I remember being told that I had to teach in my 3rd year of grad school. I was terrified. I’m quite shy and hate speaking in front of people. I felt instantly overwhelmed. I had never taught a class before. I was not an education major in undergrad. And my GTA Teacher Training happened 2 years prior and was not discipline specific.
I had so many fears and questions about that first day of class:
What if my students don’t listen to me?
What if I’m a horrible teacher? Poor students.
What if I make a mistake?
You’ve probably had these same questions. And that’s why I’m here. I survived my first day of class and discovered that teaching was my passion. So I want to give you some tips, tricks, and encouragement for your first day of class.
Who is this article for?
This post is for any graduate student or new faculty member preparing for the first day of classes. It will be particularly helpful for students who have never taught before. I hope to relieve some of your fears. This post is also for graduate students who have taught before and want to check that they have everything set for the first day of class.
In my opinion, it all starts with coming into class on the first day with the right mindset. Have you heard the saying, “Hope for the best, prepare for the worst”? While it’s good to be prepared, I think that quote sends a negative message. I like to go into my first day of class with a positive attitude, expecting that it will be the best class I’ve ever taught. And if it is your first time teaching…it will be! So no pressure!
It’s not about you
All of those fears and questions I mentioned at the beginning of this post were all about me. But when you are teaching a class, it’s not about you at all. It’s about the students. You are there to help them learn.
Yes, you are busy and have other, more important things to focus on. But those things are only important to you. They are not important to your students. They have no idea what it means to be in grad school. But they do deserve your best effort.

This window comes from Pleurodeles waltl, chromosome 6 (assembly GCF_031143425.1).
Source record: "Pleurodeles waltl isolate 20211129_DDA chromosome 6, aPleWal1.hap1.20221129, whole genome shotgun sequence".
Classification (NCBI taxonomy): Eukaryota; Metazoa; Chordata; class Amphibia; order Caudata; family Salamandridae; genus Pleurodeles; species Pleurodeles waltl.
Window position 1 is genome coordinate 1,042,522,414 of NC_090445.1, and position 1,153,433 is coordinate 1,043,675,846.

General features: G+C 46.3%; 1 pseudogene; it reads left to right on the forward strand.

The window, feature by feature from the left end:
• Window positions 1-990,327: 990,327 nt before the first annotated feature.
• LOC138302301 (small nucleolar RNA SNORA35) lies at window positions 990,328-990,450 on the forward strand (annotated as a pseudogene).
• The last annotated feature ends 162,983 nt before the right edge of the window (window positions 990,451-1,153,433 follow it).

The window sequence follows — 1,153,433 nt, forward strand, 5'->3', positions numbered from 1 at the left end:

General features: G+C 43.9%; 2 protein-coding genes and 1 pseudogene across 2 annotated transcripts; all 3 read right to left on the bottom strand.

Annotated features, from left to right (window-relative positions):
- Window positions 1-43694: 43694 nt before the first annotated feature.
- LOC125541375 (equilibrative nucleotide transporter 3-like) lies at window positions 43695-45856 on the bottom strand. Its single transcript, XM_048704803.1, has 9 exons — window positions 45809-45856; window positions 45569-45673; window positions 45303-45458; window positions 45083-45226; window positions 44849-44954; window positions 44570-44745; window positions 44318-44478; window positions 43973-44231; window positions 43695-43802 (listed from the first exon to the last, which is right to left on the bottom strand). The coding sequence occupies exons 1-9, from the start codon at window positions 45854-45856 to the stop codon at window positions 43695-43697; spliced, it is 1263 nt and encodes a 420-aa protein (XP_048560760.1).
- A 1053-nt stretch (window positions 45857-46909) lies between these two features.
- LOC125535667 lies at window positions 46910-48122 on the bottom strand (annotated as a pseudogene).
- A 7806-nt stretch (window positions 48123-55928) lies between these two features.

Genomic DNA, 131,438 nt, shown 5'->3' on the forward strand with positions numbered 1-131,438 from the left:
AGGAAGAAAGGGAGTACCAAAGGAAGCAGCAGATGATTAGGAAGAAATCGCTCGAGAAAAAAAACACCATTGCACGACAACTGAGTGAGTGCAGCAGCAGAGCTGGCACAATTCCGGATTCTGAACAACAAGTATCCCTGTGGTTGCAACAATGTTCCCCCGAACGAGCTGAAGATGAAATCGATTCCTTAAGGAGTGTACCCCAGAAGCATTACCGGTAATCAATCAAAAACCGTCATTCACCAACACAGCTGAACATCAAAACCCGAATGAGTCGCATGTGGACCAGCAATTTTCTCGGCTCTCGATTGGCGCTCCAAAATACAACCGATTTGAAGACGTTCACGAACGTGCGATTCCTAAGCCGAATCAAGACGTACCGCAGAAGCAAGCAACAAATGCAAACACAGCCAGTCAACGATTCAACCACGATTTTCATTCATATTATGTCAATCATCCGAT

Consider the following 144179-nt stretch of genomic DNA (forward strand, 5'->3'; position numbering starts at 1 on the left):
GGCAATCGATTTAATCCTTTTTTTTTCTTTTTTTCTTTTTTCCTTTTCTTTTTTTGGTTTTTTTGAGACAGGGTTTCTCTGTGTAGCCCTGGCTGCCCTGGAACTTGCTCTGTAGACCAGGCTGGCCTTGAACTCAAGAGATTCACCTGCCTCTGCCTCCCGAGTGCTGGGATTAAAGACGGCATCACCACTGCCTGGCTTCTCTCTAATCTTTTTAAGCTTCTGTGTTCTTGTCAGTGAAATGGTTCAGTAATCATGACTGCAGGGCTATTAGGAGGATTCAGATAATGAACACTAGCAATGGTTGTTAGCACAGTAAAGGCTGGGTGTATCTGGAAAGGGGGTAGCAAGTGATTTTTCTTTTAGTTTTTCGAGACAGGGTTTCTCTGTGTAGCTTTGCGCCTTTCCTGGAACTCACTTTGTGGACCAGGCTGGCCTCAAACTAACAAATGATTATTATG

Be clear and understandable
You should always try to speak clearly and be understandable. This is especially important for teaching in a STEM field, math in particular. Many students come in thinking that the class will be difficult so you want to ease some of their fears by, at least, being easy to understand. If you know you have a soft voice or people have difficulty understanding you, reiterate important things you say by writing them down for your students.
At the end of the semester, your students will be submitting course evaluations for you and your class. It may not seem like a big deal now, but these evaluations can become very important for your future in academia. If you plan to apply for jobs in academia where you will have teaching responsibilities, your course evaluations will be a part of your application materials.
Related Post: How to Improve Your Teaching Evaluations
As you start thinking about walking into your class on the first day of class, set a positive mindset. Come into the experience with a positive attitude and try to make your class a good experience for your students.
Download the First Day Checklist!
Prepare, prepare, prepare
It is so important to prepare for your class before you enter the classroom. Yes, you will be teaching a class that you could do the material in your sleep. But if you are unprepared, you will stumble and possibly make things more confusing for your students. This is not good. You will lose all credibility to them and they will stop listening to you.
Once you’ve shown your students that you know what you are doing and what you are talking about, they will recognize your authority. Then, a mistake here or there isn’t a big deal. It will serve to make you more human to your students.
How to prepare
I suggest writing out all of your notes ahead of time. Then 30-60 minutes before class, go back over your notes.
It’s helpful to point out “interesting” things. Try showing them something that they have never seen before. Maybe you will inspire a student or two to declare your subject as their major.
I also like to mark, in my personal notes, where I want student feedback or to get them to work on a problem themselves.
Try to estimate how much time each section of your lecture will take. This will get better with time. It’s important to respect your students’ time and end class when you should. You also don’t want to have to rush through examples because you are running out of time.